A Study in Scarlet is the beginning of their legend.

The novel is told largely from the reminiscences of a certain John Watson MD and tells the story of his meeting and purely coincidentially becoming roommates with a man called Sherlock Holmes who is introduced to us with the following, extraordinarily encouraging description.
"Holmes is a little too scientific for my tastes -- it approaches to cold-bloodedness. I could imagine his giving a friend a little pinch of the latest vegetable alkaloid, not out of malevolence, you understand, but simply out of a spirit of inquiry in order to have an accurate idea of the effects. To do him justice, I think that he would take it himself with the same readiness. He appears to have a passion for definite and exact knowledge."
I have made the experience that there are only two kinds of people in the world: those who love Sherlock Holmes and those who hate him. I readily confess that I certainly belong to the former category.
It may be a little bit due to the (brilliant) BBC adaptation which portrays him as a passionate Byronic Hero, but I think I would have liked him anyway. Yes, he is more than a little socially retarded, but nonetheless brilliant. At the crime scene in A Study in Scarlet he made some deductions which seemed so incredible that I was very inclined to believe he had simply guessed, but I was delivered a plausible explanation for everyone of them. This explanation, however, did not happen until the conclusion during the last few pages, so I was on the edge of my seat the whole time and making my own (poor, you wouldn't want to know how poor!) deductions.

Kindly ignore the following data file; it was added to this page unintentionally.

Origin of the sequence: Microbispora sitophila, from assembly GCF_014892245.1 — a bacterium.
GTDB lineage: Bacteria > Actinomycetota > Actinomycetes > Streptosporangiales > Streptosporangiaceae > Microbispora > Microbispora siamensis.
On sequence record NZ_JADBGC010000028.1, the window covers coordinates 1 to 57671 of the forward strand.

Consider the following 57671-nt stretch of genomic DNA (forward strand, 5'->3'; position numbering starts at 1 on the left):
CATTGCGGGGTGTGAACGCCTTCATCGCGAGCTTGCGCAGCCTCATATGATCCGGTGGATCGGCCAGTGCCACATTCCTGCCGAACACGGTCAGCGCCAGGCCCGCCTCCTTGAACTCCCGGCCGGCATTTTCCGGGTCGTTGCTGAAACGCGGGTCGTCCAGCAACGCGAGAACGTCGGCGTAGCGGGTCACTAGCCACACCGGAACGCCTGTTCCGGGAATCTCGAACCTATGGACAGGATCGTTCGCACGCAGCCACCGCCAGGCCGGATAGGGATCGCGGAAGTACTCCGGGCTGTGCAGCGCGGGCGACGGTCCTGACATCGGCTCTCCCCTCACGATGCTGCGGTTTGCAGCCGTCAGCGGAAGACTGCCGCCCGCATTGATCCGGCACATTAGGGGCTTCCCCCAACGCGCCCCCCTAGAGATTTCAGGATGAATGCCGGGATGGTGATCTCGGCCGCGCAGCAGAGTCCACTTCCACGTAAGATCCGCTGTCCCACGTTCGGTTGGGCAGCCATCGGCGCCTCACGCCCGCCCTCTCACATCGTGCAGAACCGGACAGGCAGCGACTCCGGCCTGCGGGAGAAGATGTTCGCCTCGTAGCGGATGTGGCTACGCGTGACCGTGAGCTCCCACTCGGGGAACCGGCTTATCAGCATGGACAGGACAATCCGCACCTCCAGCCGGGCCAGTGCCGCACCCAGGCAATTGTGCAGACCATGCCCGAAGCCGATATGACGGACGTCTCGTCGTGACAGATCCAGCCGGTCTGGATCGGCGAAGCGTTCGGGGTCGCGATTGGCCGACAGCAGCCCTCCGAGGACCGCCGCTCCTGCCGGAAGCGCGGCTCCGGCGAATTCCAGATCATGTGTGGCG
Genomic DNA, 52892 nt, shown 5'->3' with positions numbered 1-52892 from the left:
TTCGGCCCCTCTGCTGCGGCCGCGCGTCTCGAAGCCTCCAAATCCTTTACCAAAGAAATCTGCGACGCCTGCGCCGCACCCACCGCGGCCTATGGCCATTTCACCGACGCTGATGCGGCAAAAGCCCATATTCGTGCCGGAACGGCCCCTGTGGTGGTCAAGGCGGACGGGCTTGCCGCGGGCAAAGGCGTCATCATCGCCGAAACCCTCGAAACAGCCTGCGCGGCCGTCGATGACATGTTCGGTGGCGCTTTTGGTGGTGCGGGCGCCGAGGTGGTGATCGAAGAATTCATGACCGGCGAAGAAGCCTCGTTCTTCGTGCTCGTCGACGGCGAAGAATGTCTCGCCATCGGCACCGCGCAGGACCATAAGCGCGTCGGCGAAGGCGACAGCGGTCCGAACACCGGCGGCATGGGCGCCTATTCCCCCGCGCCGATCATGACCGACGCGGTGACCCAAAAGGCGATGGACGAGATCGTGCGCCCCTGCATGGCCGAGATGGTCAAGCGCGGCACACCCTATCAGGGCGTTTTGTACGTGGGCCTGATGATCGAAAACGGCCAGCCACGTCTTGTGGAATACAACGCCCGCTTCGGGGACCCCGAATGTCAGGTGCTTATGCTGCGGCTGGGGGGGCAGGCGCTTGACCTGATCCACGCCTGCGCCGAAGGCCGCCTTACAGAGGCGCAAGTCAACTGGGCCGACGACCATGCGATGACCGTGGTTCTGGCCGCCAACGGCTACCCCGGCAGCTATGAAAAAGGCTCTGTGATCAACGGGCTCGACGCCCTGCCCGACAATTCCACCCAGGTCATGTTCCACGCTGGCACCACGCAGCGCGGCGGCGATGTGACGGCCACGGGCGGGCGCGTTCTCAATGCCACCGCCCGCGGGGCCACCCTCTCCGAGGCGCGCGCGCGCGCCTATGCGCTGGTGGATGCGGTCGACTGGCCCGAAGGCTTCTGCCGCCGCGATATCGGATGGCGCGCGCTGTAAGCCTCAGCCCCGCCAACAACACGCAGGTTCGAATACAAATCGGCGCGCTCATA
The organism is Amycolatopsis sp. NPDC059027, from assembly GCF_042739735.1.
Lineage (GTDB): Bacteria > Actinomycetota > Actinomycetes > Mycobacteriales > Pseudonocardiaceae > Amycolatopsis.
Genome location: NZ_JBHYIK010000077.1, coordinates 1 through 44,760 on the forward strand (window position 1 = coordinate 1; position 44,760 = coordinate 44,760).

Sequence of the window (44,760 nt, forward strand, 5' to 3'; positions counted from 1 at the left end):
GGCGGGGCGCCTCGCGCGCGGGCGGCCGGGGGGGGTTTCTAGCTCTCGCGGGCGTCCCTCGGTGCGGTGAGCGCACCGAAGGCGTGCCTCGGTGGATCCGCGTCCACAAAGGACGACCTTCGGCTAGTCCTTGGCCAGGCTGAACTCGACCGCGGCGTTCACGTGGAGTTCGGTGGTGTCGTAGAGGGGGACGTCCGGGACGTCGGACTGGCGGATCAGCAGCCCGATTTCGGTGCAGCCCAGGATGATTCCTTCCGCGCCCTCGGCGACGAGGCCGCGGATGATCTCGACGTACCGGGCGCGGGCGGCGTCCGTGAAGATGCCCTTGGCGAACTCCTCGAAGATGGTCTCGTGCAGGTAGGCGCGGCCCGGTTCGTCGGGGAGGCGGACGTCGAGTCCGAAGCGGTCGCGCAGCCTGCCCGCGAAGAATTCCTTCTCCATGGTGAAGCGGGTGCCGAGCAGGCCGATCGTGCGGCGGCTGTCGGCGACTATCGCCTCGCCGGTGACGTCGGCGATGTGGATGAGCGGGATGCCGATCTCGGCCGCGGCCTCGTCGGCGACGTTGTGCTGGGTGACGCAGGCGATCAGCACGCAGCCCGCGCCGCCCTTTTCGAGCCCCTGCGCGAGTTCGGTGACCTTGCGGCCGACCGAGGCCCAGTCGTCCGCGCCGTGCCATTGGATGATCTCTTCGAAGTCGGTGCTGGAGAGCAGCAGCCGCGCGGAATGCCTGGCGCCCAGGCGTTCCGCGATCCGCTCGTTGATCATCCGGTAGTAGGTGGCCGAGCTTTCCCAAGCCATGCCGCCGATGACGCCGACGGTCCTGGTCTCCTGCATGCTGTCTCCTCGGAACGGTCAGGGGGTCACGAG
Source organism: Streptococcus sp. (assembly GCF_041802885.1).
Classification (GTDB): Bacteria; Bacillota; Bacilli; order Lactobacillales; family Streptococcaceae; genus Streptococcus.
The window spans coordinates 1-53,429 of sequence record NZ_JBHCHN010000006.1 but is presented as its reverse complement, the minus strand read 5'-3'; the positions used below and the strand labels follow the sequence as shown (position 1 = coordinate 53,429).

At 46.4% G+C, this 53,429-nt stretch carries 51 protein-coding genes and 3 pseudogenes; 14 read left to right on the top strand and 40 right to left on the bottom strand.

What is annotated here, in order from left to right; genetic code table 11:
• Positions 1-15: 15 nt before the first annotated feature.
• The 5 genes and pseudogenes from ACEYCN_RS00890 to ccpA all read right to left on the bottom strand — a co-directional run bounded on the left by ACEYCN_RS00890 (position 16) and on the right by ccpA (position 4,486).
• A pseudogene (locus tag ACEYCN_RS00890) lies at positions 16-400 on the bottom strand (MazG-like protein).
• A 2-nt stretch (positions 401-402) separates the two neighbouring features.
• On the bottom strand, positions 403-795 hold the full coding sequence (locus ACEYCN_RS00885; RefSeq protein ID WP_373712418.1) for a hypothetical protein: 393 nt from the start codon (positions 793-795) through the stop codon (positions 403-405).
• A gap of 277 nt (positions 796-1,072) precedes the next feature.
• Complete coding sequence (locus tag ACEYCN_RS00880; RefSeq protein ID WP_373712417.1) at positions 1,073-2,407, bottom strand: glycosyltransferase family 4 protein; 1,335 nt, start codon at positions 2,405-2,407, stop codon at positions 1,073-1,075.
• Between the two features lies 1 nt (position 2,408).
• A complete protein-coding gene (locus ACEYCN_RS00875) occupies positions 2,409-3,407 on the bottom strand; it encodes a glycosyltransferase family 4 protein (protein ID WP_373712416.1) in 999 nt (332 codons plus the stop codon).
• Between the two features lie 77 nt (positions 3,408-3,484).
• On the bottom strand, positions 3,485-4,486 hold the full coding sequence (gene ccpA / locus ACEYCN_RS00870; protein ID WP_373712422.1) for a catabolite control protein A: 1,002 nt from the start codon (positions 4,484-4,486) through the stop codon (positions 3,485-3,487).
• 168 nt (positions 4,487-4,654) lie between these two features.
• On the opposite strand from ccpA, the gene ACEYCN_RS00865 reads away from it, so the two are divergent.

Something I like very much about Sherlock is that he is a believable character even though he is so brilliant. He has his very own logic, and his intellectual flaws make it even more authentic: